Trudeau on surpluses – ours were good, Mulcair’s would be bad

Oh my friends, my friends – the things I do for the sake of political coverage!

I just spent the last half hour of my life – a half hour I’ll never get back, I hasten to add, a half hour which brought me thirty minutes closer to death – watching a Liberal Party rally livestreamed on the CBC’s website. I watched first Paul Martin and then Justin Trudeau lecture a crowd of rowdy partisan holding incoherently eerie clearly-aiming-at-being-subliminal red-and-white signs reading “leader” and “plan”, on the virtues of Liberal economic leadership. I heard Paul Martin tell the crowd that he knew a thing or two about creating a balanced budget, and that the Conservatives had squandered his surpluses, to raucous applause, and then I heard Justin Trudeau tell the crowd that a balanced budget was entirely the wrong decision for Canadians right now, to raucous applause.

Oh my lord the cognitive dissonance was real. To hear about all the compassion that the Liberal Party supposedly has for average Canadians while also hearing Martin extol his many many surpluses in the 90s – surpluses that were racked up on the backs of working Canadians – was borderline nauseating.

But see here’s the thing. Today Thomas Mulcair pledged that the NDP wouldn’t post a deficit if elected. Which, in case I needed it, was yet another reason not to vote for them, and yet another reason to wonder if the “N” stands for “neoliberal”. Because, with a super-stagnant economy and record-low interest rates, posting a deficit right now seems like a great idea. That’s not radical economics – that’s straight-up Keynes. And Mulcair is, y’know, the leader of the NDP.

But it’s left to Justin friggin’ Trudeau – who, as today’s rally revealed, is really a natural in front of a microphone, even if it is all completely scripted – to point out that running a surplus right now would take billions of dollars out of the economy, would necessarily reduce the well-being of Canadians, would amount to cruel austerity, while deficit spending would allow us to invest in our future. With his tie clumsily knotted and his shirt sleeves rolled up, he worked the crowd into a frenzy with his denunciation of first Harper and then Mulcair. They were so fired up that they missed the massive logical leap he made when he posited that therefore the Liberals were the only option.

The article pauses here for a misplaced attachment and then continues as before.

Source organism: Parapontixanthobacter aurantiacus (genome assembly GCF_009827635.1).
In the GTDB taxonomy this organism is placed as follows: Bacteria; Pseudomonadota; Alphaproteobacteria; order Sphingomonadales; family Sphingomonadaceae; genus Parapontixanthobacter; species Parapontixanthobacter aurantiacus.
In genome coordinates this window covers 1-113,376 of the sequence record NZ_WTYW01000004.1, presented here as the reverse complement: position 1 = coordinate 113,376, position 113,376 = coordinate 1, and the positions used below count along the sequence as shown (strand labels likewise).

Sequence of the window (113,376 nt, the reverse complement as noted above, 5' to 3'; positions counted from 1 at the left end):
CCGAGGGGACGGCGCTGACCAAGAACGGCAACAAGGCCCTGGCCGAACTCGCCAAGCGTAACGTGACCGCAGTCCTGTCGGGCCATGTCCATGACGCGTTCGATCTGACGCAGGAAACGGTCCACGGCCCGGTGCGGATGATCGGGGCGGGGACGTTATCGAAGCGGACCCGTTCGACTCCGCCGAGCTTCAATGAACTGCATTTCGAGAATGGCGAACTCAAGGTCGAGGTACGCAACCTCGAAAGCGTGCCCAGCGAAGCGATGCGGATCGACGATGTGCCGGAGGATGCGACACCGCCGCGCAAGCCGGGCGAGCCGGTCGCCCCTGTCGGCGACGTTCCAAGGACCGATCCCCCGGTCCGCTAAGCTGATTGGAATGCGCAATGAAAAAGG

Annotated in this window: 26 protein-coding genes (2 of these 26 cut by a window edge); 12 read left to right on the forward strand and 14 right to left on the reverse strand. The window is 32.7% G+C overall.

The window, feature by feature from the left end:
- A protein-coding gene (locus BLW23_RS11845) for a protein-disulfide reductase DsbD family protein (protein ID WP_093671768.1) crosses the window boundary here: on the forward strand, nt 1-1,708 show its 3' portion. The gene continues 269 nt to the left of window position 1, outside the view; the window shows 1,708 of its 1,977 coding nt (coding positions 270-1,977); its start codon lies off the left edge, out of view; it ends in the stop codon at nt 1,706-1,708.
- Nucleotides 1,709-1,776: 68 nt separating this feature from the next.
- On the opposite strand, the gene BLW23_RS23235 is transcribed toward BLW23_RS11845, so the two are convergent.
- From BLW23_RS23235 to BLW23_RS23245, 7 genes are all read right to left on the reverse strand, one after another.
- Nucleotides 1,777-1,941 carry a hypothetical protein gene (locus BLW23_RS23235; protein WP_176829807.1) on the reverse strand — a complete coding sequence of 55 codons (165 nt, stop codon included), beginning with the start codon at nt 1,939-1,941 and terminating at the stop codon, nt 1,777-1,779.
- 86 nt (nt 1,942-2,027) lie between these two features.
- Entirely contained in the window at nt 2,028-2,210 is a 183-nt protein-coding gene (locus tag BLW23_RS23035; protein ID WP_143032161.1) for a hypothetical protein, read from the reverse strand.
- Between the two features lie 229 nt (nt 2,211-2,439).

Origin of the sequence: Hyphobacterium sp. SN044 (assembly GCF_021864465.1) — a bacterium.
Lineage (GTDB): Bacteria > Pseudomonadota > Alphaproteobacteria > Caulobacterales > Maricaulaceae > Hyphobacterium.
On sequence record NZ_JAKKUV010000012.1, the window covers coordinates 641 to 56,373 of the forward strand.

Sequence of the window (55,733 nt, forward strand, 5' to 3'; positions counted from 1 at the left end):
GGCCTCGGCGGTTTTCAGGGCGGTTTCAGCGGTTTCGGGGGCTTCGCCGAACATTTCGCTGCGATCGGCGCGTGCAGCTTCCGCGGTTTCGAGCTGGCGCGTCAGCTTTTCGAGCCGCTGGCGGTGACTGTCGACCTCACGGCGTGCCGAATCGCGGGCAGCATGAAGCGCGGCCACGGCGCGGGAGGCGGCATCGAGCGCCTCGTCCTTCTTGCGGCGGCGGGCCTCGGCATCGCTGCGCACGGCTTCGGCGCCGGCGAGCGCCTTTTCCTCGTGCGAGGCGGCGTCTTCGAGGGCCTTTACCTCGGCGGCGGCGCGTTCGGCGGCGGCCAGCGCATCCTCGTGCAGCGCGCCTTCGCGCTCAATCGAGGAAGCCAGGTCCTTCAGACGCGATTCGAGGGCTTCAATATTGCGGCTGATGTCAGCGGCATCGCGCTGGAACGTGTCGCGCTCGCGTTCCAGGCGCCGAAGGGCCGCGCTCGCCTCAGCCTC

Now, I don’t agree with his party’s priorities, and there’s no way in hell you’ll ever catch me voting Liberal. To be honest, I think he’s taking this position in large part to make a distinction between his centrist party and the increasingly right-wing No Difference Party. (Nauseatingly Disappointing Party?) Trudeau and Mulcair are locked in a fight-to-the-death cage match over who’ll win the ABC vote, which in all likelihood will determine the winner of this election, and with Mulcair’s recent appeals to discontented Conservative supporters receiving pushback from diehard Dippers, the Liberal brain trust senses an opening on the left. And much as they Kathleen Wynne in the Ontario provincial election last fall, they’re more than happy to sell themselves as the most progressive electable option available – and we’ve all seen how that one worked out.

Mostly I’m just kind of sad that, on the issue of the economy, the Liberals have taken the most coherent position of the Big Three.

That’s faint praise indeed – and bad news for all of us.

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